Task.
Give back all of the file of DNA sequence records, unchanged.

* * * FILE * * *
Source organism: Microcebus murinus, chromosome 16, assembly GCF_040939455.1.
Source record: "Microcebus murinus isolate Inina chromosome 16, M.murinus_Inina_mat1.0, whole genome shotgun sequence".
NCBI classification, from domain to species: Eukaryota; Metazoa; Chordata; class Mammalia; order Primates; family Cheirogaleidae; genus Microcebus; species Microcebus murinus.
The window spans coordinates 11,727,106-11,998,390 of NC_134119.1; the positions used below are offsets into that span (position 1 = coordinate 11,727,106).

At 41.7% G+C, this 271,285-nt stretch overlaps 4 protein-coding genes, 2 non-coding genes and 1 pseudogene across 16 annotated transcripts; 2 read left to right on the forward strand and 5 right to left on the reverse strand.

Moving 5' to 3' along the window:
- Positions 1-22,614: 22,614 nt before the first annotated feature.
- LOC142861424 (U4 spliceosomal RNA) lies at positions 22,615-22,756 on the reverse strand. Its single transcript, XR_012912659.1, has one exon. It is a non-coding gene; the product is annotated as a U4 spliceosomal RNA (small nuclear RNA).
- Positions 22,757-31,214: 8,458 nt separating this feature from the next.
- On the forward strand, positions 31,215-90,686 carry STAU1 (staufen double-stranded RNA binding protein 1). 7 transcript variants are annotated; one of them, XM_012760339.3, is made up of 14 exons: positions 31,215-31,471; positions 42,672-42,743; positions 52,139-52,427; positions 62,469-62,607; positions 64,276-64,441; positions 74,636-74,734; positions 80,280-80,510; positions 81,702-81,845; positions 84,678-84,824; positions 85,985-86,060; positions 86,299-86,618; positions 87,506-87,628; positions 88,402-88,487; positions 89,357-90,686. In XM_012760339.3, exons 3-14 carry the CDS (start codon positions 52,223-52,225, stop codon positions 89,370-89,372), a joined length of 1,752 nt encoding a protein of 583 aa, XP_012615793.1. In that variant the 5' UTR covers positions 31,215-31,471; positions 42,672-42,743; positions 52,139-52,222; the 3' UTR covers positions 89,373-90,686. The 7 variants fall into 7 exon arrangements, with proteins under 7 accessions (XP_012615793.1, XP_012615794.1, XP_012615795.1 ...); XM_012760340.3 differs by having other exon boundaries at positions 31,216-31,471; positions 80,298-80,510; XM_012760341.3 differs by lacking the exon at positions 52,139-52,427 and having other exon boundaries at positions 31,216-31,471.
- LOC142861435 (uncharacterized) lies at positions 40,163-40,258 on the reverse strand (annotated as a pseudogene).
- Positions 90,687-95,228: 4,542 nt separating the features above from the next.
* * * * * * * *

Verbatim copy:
Source organism: Microcebus murinus, chromosome 16, assembly GCF_040939455.1.
Source record: "Microcebus murinus isolate Inina chromosome 16, M.murinus_Inina_mat1.0, whole genome shotgun sequence".
NCBI classification, from domain to species: Eukaryota; Metazoa; Chordata; class Mammalia; order Primates; family Cheirogaleidae; genus Microcebus; species Microcebus murinus.
The window spans coordinates 11,727,106-11,998,390 of NC_134119.1; the positions used below are offsets into that span (position 1 = coordinate 11,727,106).

At 41.7% G+C, this 271,285-nt stretch overlaps 4 protein-coding genes, 2 non-coding genes and 1 pseudogene across 16 annotated transcripts; 2 read left to right on the forward strand and 5 right to left on the reverse strand.

Moving 5' to 3' along the window:
- Positions 1-22,614: 22,614 nt before the first annotated feature.
- LOC142861424 (U4 spliceosomal RNA) lies at positions 22,615-22,756 on the reverse strand. Its single transcript, XR_012912659.1, has one exon. It is a non-coding gene; the product is annotated as a U4 spliceosomal RNA (small nuclear RNA).
- Positions 22,757-31,214: 8,458 nt separating this feature from the next.
- On the forward strand, positions 31,215-90,686 carry STAU1 (staufen double-stranded RNA binding protein 1). 7 transcript variants are annotated; one of them, XM_012760339.3, is made up of 14 exons: positions 31,215-31,471; positions 42,672-42,743; positions 52,139-52,427; positions 62,469-62,607; positions 64,276-64,441; positions 74,636-74,734; positions 80,280-80,510; positions 81,702-81,845; positions 84,678-84,824; positions 85,985-86,060; positions 86,299-86,618; positions 87,506-87,628; positions 88,402-88,487; positions 89,357-90,686. In XM_012760339.3, exons 3-14 carry the CDS (start codon positions 52,223-52,225, stop codon positions 89,370-89,372), a joined length of 1,752 nt encoding a protein of 583 aa, XP_012615793.1. In that variant the 5' UTR covers positions 31,215-31,471; positions 42,672-42,743; positions 52,139-52,222; the 3' UTR covers positions 89,373-90,686. The 7 variants fall into 7 exon arrangements, with proteins under 7 accessions (XP_012615793.1, XP_012615794.1, XP_012615795.1 ...); XM_012760340.3 differs by having other exon boundaries at positions 31,216-31,471; positions 80,298-80,510; XM_012760341.3 differs by lacking the exon at positions 52,139-52,427 and having other exon boundaries at positions 31,216-31,471.
- LOC142861435 (uncharacterized) lies at positions 40,163-40,258 on the reverse strand (annotated as a pseudogene).
- Positions 90,687-95,228: 4,542 nt separating the features above from the next.